Leaders and staff work hard to ensure that pupils attend school regularly, ensuring that pupils and parents know the importance of coming to school every day. Absence and persistent absence rates are lower than the national average. Assemblies and reward systems reinforce the priority of good attendance.

Inspection findings ? At the start of the inspection we agreed that the first key line of enquiry would be pupils' progress in mathematics. In 2018, attainment in mathematics was broadly in line with national averages. However, fewer girls than boys attained the higher standard in mathematics.

In 2018, assessments also showed that Year 6 girls made weaker progress in mathematics than in writing during key stage 2. You recognise the need to ensure that girls make good progress in mathematics and you have analysed their performance closely. This analysis shows that the dip in progress by girls in mathematics was specific to 2018.

• To ensure good progress for all pupils, including girls, teachers have implemented mastery mathematics teaching from Year 1 to Year 4. This approach aims for pupils to gain a high degree of competency in mathematics topics before progressing to the next topic. Some elements of mastery are also included in Years 5 and 6.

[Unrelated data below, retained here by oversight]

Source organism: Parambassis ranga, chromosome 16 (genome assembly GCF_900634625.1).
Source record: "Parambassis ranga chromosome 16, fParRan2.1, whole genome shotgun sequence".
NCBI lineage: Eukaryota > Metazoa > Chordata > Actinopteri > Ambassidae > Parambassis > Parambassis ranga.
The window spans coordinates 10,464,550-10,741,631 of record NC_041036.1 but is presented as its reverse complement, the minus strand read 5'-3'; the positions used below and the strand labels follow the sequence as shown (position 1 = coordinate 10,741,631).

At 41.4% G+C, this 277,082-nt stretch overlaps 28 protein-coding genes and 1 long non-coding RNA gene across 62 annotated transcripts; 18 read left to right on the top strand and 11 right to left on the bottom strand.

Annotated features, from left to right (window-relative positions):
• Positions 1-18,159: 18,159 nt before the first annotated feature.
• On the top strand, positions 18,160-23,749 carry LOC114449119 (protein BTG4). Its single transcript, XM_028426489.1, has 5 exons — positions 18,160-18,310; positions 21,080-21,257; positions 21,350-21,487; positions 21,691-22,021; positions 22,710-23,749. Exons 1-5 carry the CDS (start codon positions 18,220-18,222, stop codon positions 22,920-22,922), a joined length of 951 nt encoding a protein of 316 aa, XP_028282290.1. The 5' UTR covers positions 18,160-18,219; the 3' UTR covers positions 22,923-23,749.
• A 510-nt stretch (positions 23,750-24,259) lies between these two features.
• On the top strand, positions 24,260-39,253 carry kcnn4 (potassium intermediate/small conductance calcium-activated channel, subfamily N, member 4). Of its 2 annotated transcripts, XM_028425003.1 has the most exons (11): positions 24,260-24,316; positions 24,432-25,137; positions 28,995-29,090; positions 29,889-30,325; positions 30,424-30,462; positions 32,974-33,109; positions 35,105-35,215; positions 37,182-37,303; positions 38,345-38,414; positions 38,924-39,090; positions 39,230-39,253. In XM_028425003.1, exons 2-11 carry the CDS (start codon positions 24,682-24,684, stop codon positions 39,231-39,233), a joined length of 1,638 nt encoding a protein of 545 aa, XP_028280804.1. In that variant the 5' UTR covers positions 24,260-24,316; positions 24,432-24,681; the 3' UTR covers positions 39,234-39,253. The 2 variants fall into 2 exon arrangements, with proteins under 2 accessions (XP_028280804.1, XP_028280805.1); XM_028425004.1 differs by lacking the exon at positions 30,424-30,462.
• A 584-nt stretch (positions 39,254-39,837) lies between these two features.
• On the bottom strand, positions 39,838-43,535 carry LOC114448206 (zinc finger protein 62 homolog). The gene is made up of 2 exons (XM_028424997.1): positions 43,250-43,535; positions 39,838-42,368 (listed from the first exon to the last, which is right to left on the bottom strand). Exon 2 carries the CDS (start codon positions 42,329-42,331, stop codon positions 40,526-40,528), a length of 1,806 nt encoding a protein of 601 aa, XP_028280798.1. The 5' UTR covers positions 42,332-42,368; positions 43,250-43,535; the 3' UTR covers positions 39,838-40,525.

Pupils learn through using physical objects, pictures and, when ready, more abstract thinking. Girls in Year 6 are confident in discussing the relationship between numbers. Girls in Year 4 understand how to convert fractions to decimals and percentages.

However, in some classes, some girls do not fully understand what they are learning, and sometimes teachers do not always address their misconceptions. ? Pupils' books show that teachers ensure that pupils learn and practise a range of mathematical topics. However, pupils' presentation in books across key stage 2 is inconsistent.

Again, some teachers do not always address misconceptions; as a result, some pupils make similar mistakes over time. Books also show some pupils do not use mathematical vocabulary accurately when explaining how problems are solved. ? Next, we agreed to see how effectively leaders' actions have improved standards in reading in key stage 1.

The teaching of phonics is a strength of the school, with a structured daily phonics programme which enables pupils to make good progress. The percentage of pupils in Year 1 who have passed the 'phonics screening check' has been considerably higher than national averages in the past two years. Teachers focus strongly on pupils' speaking and listening and their understanding of new vocabulary, so that pupils are able to use their phonic knowledge accurately.

• Teachers in Years 1 and 2 ensure that pupils read with understanding. Pupils decode words using their knowledge of sounds. They are confident readers.